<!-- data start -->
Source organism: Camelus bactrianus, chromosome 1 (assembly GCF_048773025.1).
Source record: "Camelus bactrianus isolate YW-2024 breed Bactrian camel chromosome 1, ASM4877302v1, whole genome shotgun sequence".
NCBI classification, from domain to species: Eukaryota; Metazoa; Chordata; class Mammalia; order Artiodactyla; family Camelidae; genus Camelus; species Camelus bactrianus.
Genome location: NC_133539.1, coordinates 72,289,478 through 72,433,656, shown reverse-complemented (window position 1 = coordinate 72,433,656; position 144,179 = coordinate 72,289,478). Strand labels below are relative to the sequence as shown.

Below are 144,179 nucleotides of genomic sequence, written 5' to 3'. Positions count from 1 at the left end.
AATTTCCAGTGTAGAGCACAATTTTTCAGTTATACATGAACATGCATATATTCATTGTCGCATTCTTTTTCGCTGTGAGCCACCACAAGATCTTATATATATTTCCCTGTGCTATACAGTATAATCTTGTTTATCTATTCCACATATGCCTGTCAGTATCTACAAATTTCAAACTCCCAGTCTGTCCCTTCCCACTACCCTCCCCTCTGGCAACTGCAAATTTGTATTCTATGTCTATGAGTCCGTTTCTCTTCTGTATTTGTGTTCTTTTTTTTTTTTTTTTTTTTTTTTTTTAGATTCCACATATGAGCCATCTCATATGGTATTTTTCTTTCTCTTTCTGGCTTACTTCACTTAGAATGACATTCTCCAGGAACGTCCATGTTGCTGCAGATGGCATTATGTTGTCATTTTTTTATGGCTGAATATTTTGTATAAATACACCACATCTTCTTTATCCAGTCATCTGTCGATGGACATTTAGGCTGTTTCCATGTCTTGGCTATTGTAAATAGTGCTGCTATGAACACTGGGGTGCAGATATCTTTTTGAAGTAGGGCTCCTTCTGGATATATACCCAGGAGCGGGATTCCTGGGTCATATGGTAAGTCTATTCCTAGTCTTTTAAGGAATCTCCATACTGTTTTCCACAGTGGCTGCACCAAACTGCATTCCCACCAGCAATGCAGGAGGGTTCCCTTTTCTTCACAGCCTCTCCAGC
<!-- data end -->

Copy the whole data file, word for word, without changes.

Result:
Source organism: Camelus bactrianus, chromosome 1 (assembly GCF_048773025.1).
Source record: "Camelus bactrianus isolate YW-2024 breed Bactrian camel chromosome 1, ASM4877302v1, whole genome shotgun sequence".
NCBI classification, from domain to species: Eukaryota; Metazoa; Chordata; class Mammalia; order Artiodactyla; family Camelidae; genus Camelus; species Camelus bactrianus.
Genome location: NC_133539.1, coordinates 72,289,478 through 72,433,656, shown reverse-complemented (window position 1 = coordinate 72,433,656; position 144,179 = coordinate 72,289,478). Strand labels below are relative to the sequence as shown.

Below are 144,179 nucleotides of genomic sequence, written 5' to 3'. Positions count from 1 at the left end.
AATTTCCAGTGTAGAGCACAATTTTTCAGTTATACATGAACATGCATATATTCATTGTCGCATTCTTTTTCGCTGTGAGCCACCACAAGATCTTATATATATTTCCCTGTGCTATACAGTATAATCTTGTTTATCTATTCCACATATGCCTGTCAGTATCTACAAATTTCAAACTCCCAGTCTGTCCCTTCCCACTACCCTCCCCTCTGGCAACTGCAAATTTGTATTCTATGTCTATGAGTCCGTTTCTCTTCTGTATTTGTGTTCTTTTTTTTTTTTTTTTTTTTTTTTTTTAGATTCCACATATGAGCCATCTCATATGGTATTTTTCTTTCTCTTTCTGGCTTACTTCACTTAGAATGACATTCTCCAGGAACGTCCATGTTGCTGCAGATGGCATTATGTTGTCATTTTTTTATGGCTGAATATTTTGTATAAATACACCACATCTTCTTTATCCAGTCATCTGTCGATGGACATTTAGGCTGTTTCCATGTCTTGGCTATTGTAAATAGTGCTGCTATGAACACTGGGGTGCAGATATCTTTTTGAAGTAGGGCTCCTTCTGGATATATACCCAGGAGCGGGATTCCTGGGTCATATGGTAAGTCTATTCCTAGTCTTTTAAGGAATCTCCATACTGTTTTCCACAGTGGCTGCACCAAACTGCATTCCCACCAGCAATGCAGGAGGGTTCCCTTTTCTTCACAGCCTCTCCAGC